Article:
Nigeria Fuel Shortage / Photo: AP

The Nigerian government says it has secured a loan of $800 million from the World Bank to help cushion the potential effects of fuel subsidy removal due to be implemented in June this year.

The country’s minister of Finance, Budget and National Planning, Zainab Ahmed, told reporters in the capital Abuja that the cash will be used to help an estimated 50 million less privileged Nigerians from 10 million households.

The government hopes this will boost its Social Investment Programme – an initiative under which it gives out cash to the elderly and other vulnerable people.

But the minister said “we also have to raise more resources to enable us do more than just the cash transfers’’ but to also make other things easier like transport.

Nigeria is one of the top oil producers in the world producing roughly two million barrels a day.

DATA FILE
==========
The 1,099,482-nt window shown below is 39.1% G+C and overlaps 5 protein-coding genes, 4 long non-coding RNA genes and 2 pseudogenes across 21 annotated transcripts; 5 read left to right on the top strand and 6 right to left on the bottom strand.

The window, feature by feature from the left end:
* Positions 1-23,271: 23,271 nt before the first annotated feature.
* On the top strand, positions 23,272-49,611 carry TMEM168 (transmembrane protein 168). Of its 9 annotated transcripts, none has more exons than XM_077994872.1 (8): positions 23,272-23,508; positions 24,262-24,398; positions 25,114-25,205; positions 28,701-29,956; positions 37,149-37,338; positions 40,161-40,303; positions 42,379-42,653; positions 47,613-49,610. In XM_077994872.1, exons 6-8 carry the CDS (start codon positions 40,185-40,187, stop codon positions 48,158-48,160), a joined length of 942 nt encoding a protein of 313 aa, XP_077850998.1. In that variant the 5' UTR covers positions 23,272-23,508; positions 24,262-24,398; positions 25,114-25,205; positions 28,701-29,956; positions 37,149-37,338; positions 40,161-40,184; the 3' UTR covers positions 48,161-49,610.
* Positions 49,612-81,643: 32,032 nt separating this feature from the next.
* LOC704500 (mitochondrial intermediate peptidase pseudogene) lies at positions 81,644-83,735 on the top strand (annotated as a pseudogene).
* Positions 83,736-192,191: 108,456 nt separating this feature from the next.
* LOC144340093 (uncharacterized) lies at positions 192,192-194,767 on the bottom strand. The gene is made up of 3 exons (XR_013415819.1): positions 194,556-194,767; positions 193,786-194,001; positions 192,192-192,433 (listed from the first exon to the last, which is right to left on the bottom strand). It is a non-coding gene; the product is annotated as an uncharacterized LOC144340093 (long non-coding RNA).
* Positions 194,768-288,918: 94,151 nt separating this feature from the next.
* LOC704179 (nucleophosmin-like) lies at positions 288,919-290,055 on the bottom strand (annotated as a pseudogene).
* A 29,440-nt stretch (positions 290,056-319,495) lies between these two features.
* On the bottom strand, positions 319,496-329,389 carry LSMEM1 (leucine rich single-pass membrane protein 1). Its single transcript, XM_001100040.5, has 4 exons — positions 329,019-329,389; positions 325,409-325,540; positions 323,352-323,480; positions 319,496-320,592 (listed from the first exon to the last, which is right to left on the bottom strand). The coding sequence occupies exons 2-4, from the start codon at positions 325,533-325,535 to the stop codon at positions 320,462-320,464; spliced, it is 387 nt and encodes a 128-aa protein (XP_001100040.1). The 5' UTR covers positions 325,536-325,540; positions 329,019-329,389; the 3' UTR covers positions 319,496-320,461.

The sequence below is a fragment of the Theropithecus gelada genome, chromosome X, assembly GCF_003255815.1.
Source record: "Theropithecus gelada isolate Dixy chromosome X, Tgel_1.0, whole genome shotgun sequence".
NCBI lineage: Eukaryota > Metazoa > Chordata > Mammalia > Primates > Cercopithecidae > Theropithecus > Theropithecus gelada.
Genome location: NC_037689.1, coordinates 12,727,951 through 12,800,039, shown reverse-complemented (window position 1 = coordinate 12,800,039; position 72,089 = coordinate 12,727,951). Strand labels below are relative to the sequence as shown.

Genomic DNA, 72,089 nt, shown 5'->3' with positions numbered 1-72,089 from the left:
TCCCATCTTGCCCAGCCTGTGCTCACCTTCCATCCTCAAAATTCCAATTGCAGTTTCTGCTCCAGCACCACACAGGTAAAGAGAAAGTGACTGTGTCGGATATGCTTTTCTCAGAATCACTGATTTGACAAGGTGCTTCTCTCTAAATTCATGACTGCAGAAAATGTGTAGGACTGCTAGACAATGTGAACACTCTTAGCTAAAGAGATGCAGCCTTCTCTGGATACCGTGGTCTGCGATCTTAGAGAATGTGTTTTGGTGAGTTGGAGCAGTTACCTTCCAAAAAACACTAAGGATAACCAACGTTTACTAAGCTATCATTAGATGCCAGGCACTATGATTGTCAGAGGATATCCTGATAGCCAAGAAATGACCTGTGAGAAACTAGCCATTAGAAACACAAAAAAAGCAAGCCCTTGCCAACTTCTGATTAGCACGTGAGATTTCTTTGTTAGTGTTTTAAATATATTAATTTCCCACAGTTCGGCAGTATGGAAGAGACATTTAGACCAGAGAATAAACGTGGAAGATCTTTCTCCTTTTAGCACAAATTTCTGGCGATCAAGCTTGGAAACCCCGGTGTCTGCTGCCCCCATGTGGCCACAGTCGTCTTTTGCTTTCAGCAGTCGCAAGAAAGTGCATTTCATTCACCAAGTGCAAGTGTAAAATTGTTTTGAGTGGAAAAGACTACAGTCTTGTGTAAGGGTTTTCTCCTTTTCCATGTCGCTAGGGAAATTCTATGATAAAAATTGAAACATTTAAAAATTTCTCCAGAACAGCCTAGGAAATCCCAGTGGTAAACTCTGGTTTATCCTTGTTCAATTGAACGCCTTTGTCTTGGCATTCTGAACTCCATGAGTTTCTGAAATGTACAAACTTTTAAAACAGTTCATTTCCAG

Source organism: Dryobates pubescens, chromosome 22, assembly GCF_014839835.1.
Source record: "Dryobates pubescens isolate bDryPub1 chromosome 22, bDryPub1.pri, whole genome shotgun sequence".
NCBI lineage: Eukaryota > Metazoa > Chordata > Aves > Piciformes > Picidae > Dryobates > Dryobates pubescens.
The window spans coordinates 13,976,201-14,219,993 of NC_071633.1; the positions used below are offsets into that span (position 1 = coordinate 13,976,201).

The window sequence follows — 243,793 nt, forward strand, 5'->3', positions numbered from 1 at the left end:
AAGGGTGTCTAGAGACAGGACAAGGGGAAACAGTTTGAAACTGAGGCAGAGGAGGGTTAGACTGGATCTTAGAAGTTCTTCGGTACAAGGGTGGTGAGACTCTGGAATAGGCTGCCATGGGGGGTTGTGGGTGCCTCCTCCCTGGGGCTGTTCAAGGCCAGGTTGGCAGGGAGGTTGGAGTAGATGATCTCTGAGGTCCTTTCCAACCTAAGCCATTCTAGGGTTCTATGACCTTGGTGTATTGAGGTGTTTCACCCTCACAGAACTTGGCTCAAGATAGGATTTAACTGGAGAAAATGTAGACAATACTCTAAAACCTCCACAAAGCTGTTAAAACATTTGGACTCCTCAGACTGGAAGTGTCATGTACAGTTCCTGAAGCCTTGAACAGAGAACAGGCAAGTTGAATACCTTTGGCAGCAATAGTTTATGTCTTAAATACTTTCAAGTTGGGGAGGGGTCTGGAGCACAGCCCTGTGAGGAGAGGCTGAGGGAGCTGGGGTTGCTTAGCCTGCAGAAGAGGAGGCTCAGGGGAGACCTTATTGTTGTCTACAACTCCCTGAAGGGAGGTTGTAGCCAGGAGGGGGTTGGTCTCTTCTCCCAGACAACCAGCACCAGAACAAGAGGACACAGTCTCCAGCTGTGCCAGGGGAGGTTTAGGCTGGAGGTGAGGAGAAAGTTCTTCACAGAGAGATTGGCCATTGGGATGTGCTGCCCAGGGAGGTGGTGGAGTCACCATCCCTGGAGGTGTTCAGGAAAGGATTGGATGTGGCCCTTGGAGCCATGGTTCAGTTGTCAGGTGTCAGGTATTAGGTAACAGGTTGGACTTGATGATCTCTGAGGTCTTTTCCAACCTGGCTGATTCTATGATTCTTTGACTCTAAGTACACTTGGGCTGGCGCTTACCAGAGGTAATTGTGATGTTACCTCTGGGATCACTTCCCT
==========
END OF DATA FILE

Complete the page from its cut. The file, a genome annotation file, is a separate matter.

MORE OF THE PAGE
But it lacks oil refining capacity forcing it to export crudes and import refined products – a process that increases the cost of fuel.

Over the years, the government has spent billions of dollars annually on fuel subsidies - so that citizens can buy it cheaper prices.

But there have been controversies and allegations of corruption in the scheme and attempts in the past to scrap the subsidies caused outrage in the country.

President Muhammadu Buhari is due to step down on May 29, and the fuel subsidy problem would be one of the challenges awaiting incoming president Bola Tinubu.

TRT Afrika and agencies